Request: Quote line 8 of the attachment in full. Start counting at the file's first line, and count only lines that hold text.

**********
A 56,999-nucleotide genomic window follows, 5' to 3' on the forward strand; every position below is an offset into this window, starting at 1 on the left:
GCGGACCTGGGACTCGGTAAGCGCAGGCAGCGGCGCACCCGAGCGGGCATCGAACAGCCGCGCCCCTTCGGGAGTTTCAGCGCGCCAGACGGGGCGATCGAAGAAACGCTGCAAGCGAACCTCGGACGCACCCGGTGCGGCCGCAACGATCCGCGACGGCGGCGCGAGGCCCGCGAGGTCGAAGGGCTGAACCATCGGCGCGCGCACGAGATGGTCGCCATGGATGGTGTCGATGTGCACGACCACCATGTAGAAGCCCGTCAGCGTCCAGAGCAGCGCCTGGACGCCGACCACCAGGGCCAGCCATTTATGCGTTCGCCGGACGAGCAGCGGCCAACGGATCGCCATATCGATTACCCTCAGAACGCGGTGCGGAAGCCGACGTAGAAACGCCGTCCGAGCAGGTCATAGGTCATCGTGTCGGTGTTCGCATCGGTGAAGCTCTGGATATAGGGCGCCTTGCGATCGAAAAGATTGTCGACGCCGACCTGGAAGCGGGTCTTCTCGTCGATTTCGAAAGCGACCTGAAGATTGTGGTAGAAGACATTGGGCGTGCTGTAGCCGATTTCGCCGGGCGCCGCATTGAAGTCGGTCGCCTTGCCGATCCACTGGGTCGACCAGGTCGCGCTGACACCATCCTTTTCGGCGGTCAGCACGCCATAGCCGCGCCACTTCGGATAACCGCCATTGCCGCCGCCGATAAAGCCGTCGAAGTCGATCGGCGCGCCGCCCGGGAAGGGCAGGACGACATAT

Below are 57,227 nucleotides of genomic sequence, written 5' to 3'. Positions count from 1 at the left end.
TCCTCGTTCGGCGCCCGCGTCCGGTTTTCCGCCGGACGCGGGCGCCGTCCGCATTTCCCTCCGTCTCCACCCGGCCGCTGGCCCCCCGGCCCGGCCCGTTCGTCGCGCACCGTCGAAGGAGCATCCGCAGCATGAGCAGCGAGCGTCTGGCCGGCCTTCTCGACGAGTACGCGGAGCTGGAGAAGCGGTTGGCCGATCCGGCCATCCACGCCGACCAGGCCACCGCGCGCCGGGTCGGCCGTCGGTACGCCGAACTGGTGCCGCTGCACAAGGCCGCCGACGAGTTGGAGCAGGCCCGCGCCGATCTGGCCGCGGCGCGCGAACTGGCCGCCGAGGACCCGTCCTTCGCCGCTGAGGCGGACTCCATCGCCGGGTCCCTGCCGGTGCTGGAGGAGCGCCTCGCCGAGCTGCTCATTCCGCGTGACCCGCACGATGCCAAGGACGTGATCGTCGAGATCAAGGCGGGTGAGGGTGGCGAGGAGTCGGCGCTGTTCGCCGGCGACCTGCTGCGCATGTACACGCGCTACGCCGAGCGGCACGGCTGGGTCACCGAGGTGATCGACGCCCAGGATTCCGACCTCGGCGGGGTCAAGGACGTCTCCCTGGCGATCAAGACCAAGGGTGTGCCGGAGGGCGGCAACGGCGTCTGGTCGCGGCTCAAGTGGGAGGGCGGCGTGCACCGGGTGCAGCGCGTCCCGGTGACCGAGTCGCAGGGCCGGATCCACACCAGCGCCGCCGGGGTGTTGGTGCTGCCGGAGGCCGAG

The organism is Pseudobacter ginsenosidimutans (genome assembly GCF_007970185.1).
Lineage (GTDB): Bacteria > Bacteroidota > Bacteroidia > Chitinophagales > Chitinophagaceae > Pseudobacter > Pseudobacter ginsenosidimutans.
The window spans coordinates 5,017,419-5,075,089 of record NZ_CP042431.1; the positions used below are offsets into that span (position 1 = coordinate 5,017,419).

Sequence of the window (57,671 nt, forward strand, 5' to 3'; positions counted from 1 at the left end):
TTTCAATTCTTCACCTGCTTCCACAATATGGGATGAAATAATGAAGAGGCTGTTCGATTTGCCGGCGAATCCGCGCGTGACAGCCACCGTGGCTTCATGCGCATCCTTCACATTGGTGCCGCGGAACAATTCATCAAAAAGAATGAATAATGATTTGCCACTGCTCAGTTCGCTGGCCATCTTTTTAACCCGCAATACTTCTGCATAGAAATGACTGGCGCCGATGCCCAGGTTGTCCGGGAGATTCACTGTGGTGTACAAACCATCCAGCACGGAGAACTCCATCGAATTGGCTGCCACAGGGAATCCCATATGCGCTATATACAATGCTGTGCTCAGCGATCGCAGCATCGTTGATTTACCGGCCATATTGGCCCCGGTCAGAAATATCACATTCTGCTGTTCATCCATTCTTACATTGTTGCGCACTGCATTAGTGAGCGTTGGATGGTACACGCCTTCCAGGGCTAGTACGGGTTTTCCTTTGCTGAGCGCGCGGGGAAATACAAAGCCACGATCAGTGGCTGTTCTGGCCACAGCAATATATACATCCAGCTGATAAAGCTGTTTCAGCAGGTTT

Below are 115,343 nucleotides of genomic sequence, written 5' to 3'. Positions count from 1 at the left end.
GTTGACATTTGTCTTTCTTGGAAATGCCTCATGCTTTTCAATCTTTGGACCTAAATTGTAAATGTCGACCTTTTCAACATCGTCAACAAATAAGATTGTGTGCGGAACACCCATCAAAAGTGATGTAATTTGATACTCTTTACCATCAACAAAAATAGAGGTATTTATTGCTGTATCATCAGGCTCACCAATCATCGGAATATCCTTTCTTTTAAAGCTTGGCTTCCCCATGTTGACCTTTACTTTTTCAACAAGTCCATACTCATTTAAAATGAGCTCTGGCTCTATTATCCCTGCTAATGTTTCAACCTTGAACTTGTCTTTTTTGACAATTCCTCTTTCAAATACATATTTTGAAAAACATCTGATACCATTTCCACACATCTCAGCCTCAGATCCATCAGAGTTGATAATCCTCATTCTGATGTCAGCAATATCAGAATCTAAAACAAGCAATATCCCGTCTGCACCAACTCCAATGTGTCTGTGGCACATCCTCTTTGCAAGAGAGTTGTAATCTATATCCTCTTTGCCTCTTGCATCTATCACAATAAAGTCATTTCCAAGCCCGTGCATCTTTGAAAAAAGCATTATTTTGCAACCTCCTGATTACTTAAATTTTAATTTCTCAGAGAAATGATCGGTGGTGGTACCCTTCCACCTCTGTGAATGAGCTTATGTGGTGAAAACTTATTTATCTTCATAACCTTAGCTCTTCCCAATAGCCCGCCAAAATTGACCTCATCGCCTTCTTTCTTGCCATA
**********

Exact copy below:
Sequence of the window (57,671 nt, forward strand, 5' to 3'; positions counted from 1 at the left end):